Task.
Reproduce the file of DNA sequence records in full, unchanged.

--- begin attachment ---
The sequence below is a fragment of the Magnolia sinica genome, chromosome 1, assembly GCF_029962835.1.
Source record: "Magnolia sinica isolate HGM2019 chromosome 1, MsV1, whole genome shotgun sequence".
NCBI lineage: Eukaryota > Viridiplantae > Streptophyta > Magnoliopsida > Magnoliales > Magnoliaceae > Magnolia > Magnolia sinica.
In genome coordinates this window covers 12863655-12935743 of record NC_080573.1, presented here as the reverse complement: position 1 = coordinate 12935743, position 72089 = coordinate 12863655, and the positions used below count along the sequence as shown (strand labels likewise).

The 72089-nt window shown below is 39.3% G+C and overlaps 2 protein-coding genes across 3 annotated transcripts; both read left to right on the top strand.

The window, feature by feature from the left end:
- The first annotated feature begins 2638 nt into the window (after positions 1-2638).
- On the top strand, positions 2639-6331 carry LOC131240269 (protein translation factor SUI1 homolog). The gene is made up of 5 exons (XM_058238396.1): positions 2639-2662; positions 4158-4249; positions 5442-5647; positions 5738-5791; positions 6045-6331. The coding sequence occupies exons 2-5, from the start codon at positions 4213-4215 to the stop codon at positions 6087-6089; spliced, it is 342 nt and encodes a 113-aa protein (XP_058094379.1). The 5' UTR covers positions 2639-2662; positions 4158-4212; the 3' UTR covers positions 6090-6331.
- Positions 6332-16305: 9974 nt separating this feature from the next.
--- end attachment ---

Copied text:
The sequence below is a fragment of the Magnolia sinica genome, chromosome 1, assembly GCF_029962835.1.
Source record: "Magnolia sinica isolate HGM2019 chromosome 1, MsV1, whole genome shotgun sequence".
NCBI lineage: Eukaryota > Viridiplantae > Streptophyta > Magnoliopsida > Magnoliales > Magnoliaceae > Magnolia > Magnolia sinica.
In genome coordinates this window covers 12863655-12935743 of record NC_080573.1, presented here as the reverse complement: position 1 = coordinate 12935743, position 72089 = coordinate 12863655, and the positions used below count along the sequence as shown (strand labels likewise).

The 72089-nt window shown below is 39.3% G+C and overlaps 2 protein-coding genes across 3 annotated transcripts; both read left to right on the top strand.

The window, feature by feature from the left end:
- The first annotated feature begins 2638 nt into the window (after positions 1-2638).
- On the top strand, positions 2639-6331 carry LOC131240269 (protein translation factor SUI1 homolog). The gene is made up of 5 exons (XM_058238396.1): positions 2639-2662; positions 4158-4249; positions 5442-5647; positions 5738-5791; positions 6045-6331. The coding sequence occupies exons 2-5, from the start codon at positions 4213-4215 to the stop codon at positions 6087-6089; spliced, it is 342 nt and encodes a 113-aa protein (XP_058094379.1). The 5' UTR covers positions 2639-2662; positions 4158-4212; the 3' UTR covers positions 6090-6331.
- Positions 6332-16305: 9974 nt separating this feature from the next.